Last week, a police team were sent to search for black magic practitioners on Thakandhoo Island in Haa Alif Atoll after MDP supporters were accused of being responsible for the possession of four local children by evil spirits.


Maldives’ police investigate suspected black magic doll at polling station

Police were summoned to investigate an alleged black magic doll after it was discovered at the Shaviyani Atoll School polling station during the presidential election vote counting.

The suspicious ‘fanditha’ (black magic) doll was first noticed on the school’s wall by an Maldivian Democratic Party (MDP) election observer as well as polling station officials on Kanditheemu Island during the vote counting process Saturday (September 7). They contacted local police to investigate the suspicious doll.

“The police just checked whether the doll was real [fanditha],” MDP Kanditheemu Campaign Manager Mohamed ‘Mox’ Fahumee told Minivan News today (September 9). “They did not actually want to get involved in such [black magic related] things.”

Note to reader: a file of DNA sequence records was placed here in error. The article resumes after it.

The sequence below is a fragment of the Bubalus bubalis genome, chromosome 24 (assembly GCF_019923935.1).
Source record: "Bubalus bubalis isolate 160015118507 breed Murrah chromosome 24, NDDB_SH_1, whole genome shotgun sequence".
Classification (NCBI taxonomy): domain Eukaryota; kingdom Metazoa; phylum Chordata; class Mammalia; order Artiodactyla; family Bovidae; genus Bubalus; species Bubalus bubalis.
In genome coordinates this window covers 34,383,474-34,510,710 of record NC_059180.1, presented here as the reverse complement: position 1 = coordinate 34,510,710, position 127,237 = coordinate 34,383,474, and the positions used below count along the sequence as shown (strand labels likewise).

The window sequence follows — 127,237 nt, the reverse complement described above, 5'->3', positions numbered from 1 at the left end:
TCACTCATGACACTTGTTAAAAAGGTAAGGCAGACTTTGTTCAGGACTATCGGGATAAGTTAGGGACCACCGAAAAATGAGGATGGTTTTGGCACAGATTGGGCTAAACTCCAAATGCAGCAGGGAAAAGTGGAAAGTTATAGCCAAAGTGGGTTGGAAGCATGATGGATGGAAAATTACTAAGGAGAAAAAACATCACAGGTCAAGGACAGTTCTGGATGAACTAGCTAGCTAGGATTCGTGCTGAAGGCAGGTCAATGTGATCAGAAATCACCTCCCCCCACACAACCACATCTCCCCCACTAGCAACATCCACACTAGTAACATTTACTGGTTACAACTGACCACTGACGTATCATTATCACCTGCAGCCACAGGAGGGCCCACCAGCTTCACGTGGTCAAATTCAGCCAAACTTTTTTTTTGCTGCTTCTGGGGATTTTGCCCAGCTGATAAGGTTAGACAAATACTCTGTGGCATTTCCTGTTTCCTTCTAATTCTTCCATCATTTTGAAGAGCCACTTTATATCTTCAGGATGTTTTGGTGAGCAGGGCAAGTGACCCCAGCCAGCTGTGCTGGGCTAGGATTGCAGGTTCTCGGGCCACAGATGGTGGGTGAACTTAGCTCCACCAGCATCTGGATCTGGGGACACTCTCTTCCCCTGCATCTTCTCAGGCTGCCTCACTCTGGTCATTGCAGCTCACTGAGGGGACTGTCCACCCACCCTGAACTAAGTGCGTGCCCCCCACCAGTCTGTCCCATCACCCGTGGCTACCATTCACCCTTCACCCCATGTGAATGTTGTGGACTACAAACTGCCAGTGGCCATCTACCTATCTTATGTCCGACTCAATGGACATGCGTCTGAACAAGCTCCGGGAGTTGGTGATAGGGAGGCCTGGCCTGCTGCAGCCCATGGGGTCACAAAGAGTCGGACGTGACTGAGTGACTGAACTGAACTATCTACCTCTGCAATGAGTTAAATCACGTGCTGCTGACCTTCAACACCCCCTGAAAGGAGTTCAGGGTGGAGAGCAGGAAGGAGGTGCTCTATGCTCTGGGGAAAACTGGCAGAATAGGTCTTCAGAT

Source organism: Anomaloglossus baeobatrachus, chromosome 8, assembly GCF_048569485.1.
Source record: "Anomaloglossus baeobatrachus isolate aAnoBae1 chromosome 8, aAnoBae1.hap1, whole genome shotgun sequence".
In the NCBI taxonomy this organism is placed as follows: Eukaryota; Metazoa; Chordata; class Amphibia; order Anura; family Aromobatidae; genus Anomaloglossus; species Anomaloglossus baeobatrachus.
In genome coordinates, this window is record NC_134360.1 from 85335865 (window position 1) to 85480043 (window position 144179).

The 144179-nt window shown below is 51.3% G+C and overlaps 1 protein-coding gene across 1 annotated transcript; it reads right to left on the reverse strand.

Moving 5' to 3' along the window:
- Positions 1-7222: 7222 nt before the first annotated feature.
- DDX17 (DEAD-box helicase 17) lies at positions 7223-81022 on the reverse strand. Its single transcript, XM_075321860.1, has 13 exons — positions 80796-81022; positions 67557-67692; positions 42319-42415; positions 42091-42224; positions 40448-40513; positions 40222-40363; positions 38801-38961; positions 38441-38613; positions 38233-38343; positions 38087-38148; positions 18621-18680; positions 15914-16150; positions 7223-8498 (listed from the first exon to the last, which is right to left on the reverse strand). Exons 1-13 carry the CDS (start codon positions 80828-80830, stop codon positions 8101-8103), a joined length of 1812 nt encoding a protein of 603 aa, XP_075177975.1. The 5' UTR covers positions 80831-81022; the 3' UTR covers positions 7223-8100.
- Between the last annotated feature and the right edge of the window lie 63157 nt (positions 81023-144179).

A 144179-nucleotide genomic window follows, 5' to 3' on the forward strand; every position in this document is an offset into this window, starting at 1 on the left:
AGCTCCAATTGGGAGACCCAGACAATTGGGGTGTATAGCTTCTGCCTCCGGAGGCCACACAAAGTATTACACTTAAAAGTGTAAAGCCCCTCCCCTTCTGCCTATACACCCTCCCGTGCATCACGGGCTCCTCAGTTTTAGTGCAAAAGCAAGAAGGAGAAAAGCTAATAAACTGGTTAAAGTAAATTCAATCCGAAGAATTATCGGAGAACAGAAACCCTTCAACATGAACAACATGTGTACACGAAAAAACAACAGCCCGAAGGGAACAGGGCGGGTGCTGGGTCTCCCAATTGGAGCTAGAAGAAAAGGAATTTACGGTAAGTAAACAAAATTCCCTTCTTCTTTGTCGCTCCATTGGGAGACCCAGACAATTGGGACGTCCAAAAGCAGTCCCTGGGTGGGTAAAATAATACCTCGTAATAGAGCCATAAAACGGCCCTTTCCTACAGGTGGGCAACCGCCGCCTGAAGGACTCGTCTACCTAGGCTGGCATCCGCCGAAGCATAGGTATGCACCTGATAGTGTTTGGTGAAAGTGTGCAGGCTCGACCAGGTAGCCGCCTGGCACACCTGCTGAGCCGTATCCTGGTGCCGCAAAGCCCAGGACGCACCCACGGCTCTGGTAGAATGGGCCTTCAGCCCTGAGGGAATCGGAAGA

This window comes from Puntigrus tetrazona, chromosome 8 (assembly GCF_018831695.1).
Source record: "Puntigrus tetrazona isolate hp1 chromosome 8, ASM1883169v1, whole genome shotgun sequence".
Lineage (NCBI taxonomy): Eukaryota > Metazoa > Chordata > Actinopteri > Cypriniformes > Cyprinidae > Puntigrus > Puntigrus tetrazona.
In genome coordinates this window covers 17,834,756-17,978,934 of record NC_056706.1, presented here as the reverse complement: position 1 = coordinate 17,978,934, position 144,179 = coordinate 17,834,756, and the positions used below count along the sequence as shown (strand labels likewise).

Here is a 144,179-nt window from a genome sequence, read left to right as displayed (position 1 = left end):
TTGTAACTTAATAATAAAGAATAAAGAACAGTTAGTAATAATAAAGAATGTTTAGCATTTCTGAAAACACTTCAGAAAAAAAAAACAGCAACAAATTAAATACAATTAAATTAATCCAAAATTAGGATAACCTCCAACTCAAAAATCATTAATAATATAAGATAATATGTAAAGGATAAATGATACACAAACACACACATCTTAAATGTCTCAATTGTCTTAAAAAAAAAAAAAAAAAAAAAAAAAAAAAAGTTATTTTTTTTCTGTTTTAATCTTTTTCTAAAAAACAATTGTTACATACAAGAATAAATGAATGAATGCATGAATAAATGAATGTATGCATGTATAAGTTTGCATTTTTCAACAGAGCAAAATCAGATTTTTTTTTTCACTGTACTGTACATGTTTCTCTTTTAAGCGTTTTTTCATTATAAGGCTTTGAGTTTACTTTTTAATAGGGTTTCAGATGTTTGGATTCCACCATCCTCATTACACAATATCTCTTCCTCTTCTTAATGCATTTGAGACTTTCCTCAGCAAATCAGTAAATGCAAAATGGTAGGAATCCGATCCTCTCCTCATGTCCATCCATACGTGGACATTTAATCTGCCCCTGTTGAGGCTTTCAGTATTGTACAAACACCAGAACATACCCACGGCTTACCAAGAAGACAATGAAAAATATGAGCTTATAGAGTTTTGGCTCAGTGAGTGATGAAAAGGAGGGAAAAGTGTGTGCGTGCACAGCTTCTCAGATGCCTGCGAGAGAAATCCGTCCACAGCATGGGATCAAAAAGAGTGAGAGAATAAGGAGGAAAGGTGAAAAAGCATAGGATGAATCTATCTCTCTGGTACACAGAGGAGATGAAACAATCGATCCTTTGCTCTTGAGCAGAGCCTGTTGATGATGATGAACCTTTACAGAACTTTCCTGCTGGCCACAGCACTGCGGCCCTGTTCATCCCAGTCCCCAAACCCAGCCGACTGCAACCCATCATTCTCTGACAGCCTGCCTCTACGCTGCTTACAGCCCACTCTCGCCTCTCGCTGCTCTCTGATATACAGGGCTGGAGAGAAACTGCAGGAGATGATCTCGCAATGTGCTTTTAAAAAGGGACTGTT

After the police were called to the polling station they – and local islanders – asked community members, the Shaviyani Atoll School’s site supervisor, and Bangladeshi labourers working at the school to try and discover who made the doll and with what intention, explained Fahumee.

“One of the laborers told us he made it ‘just for fun’ to pass the time, since they do not have very much work to do,” said Fahumee. “He made the doll from wool, putty, and wall paint and then placed it on the wall to dry.”

The Maldives Police Service had not responded to enquiries at time of press.

Fanditha fear

“On this island [Kanditheemu] people always talk about black magic during elections. They claim that government aligned parties – the Political Party of the Maldives (PPM), Dhivehi Rayyithunge Party (DRP), etc – practice fanditha to gain votes,” said Fahumee.

“When people talk about fanditha they become afraid,” noted Fahumee.

“Black magic might work, there are so many stories of people dying because of fanditha. During elections people talk about that and it spreads [around the island] very quickly, but they talk in secret,” he continued.

Swing voters who are not strongly in favor one candidate or political party versus another are particularly susceptible to fearing black magic will influence their vote, he explained.